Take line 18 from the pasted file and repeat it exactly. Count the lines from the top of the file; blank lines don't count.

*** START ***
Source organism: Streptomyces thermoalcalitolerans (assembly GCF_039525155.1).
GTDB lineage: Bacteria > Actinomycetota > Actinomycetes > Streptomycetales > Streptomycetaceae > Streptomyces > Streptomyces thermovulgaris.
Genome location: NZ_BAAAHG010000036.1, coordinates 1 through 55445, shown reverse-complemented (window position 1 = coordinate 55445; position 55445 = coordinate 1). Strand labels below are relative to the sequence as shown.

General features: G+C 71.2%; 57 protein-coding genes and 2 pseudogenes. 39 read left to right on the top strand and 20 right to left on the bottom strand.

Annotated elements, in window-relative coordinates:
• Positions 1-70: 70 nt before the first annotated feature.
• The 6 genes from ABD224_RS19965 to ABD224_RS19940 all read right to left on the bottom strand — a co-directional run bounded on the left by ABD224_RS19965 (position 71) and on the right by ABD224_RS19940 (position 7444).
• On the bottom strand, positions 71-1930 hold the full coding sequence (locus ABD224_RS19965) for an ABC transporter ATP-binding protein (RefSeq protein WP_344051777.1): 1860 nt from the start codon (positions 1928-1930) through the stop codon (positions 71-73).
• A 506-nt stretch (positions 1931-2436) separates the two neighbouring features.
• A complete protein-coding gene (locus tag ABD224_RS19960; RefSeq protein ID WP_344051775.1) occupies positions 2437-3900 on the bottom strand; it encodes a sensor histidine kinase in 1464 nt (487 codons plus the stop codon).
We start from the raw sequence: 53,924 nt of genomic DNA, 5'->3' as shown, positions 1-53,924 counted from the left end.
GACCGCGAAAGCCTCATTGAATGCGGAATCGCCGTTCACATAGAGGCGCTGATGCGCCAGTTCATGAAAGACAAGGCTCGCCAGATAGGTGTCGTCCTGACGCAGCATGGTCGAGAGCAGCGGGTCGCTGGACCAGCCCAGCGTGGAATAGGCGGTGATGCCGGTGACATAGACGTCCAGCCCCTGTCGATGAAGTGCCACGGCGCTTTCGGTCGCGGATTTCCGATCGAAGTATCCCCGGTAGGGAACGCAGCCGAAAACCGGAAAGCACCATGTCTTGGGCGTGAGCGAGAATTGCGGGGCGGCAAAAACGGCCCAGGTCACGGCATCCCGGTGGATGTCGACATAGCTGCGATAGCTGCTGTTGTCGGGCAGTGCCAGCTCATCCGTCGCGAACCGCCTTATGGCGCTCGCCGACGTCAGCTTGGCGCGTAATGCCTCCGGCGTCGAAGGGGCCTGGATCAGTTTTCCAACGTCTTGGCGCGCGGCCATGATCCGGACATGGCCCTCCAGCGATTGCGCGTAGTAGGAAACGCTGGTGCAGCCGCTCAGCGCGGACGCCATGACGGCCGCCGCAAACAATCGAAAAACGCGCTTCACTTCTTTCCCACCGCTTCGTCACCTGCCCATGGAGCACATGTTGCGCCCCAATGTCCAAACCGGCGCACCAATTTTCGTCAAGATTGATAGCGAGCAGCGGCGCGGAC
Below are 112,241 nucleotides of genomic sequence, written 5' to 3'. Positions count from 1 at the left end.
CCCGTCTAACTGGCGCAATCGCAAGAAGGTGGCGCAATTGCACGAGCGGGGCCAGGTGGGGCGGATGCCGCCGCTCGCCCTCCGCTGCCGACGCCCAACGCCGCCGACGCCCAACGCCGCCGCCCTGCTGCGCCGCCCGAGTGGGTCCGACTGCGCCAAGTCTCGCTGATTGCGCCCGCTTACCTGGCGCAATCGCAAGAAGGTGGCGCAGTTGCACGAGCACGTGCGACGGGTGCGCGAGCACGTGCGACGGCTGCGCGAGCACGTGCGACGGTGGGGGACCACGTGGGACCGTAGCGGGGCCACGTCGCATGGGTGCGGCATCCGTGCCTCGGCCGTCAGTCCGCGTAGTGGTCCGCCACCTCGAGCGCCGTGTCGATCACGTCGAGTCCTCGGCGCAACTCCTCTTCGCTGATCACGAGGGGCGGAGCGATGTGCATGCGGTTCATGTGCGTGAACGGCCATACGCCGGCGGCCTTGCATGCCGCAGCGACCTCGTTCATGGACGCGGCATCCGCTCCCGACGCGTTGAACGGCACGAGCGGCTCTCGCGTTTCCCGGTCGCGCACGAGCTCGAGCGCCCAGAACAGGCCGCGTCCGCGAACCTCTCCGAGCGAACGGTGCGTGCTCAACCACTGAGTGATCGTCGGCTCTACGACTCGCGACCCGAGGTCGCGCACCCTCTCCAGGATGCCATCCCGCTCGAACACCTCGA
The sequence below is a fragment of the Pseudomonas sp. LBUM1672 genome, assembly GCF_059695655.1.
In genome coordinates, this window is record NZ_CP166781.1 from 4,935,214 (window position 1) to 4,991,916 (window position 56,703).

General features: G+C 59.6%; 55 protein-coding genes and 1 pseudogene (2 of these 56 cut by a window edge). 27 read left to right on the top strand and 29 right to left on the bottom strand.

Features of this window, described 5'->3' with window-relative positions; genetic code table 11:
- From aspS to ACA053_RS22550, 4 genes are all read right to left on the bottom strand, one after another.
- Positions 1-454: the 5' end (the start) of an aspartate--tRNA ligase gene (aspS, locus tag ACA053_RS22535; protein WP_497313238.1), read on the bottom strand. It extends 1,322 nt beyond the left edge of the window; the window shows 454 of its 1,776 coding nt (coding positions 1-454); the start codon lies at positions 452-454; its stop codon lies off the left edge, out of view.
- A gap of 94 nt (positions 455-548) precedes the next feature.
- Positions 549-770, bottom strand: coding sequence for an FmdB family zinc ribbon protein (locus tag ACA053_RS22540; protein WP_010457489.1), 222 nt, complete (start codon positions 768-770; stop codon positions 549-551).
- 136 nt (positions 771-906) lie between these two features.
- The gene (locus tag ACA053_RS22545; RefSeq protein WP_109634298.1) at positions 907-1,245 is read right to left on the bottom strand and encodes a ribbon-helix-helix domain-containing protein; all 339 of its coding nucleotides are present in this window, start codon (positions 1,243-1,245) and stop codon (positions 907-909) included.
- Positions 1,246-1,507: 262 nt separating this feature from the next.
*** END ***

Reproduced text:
Features of this window, described 5'->3' with window-relative positions; genetic code table 11: